I'm in that strange time in the life of an opera.... the show has opened, so rehearsals are over, and after a couple of days of rest and recovery, I am suddenly adrift in unaccustomed free time, with my work duties limited mostly to show days. Don't get me wrong, I have a million things I SHOULD be doing, but somehow I am fairly useless, mostly reading, diving the internet rabbit holes, feeling bereft. After a day or so, I will get truly sick of this and find some project to dive into, but for now I am just flirting with productivity..... polishing up a cut list here, typing translations there, reading old blog posts. Like you do.
This morning I looked at my various posts on "opera" and was pleased to find so many of the program notes I've written over the years. It was a real walk down memory lane for me, and brought back so vividly my concerns about each of these special shows.
Ironically, I did not manage to post my notes from what was arguably one of my most satisfying projects to date: The Rake's Progress at Wolf Trap Opera. Perhaps because I struggled so mightily with them, and the opera itself. Wrestling that beast was a massive task. haahaha. So, without further ado....
|In the graveyard: Craig Colclough, Eric Barry |
(pic by Kim Witman)
A Hero for Our Time? Looking at Stravinsky's The Rake's Progress
On the heels of World War II, Stravinsky and Auden offer us a frothy confection concealing a rather grim modern outlook. Listening to the score, one is immediately aware of the dichotomy presented by its creators. Relying on classical forms and textures, Stravinsky nonetheless has created a musical world all his own, one that sounds vaguely familiar, yet is askew and often unsettling. Similarly, Auden’s libretto features a flowery language that calls to mind times past, but the content is modern, with a complex psychological viewpoint. The two paint a hero who, while beautifully constrained in the trappings of a traditional classical opera, struggles to find meaning and purpose in a world that simply does not make sense anymore. An unlikely hero, but one that may be all too familiar for today’s audience.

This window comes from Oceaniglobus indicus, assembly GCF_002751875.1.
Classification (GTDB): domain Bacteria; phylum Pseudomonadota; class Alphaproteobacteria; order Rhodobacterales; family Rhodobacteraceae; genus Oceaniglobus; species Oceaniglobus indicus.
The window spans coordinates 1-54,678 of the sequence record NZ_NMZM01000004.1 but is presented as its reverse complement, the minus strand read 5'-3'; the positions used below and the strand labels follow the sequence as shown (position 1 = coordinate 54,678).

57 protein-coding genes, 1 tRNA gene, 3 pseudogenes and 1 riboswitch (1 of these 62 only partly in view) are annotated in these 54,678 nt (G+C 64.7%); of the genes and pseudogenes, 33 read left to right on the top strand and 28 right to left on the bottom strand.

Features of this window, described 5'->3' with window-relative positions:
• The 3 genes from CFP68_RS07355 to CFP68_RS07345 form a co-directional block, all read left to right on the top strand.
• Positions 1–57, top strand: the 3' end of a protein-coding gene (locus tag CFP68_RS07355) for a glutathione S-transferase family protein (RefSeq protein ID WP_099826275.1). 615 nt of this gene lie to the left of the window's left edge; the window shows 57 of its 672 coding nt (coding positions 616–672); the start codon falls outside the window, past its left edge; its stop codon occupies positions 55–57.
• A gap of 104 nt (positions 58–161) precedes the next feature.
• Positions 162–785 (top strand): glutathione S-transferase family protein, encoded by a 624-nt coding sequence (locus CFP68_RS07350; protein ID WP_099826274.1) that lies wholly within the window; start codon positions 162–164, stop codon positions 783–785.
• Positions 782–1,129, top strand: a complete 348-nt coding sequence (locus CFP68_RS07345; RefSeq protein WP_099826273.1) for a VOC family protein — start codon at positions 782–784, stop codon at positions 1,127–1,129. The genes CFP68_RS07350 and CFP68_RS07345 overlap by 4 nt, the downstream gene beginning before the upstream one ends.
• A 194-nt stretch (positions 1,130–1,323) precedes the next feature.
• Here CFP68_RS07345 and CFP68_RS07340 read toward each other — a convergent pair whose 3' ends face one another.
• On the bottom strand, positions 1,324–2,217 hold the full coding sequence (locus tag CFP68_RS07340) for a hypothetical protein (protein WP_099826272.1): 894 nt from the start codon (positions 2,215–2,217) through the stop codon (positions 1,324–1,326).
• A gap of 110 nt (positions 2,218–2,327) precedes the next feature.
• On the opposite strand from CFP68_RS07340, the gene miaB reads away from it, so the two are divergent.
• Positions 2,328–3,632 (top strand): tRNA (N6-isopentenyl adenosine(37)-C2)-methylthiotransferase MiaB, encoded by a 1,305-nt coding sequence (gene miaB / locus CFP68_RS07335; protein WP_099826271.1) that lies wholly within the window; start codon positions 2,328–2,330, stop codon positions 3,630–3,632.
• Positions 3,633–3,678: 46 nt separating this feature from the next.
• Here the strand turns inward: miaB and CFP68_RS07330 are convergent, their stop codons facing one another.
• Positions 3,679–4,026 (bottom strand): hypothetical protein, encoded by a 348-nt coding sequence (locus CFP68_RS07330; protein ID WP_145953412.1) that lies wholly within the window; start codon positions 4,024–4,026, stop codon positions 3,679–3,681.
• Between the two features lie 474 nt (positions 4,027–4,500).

The perhaps ironically named Tom Rakewell actually does not do “rake” very well. To quote the opera itself, “He’s but a shuttleheaded lad: Not quite a gentleman, nor quite completely vanquished by the bad.” Tom has everything going for him… looks, charm, a nice inheritance, the love of a good woman… but he cannot seem to find the internal motivation to realize his full potential as a human being. He thinks he will find meaning in material pursuits and schemes, but it all ends in ruin. Unlike many of opera’s rakish bad boys, he has a conscience, and that makes Tom a decidedly modern hero, with a decidedly modern resolution… that is to say, not a clear one at all. Rather than finding greatness in true love, heroic deeds or other traditional operatic pursuits, Tom’s only real quest is to save himself…and he cannot.
Our production seeks to illustrate visually the musical and dramatic complexities found in the score. The story begins in a dreamlike place. While firmly rooted in the familiar, it is almost too perfect. Tom’s departure from the country means a shift from his classical norms. His world becomes more surreal as he struggles to appropriate the values of a more modern existence. The people he encounters on his progress are not quite “real,” but symbols of his experience. The opera proper ends where it began: with Tom, alone, gazing into the fathomless sky, full of questions that will not be answered.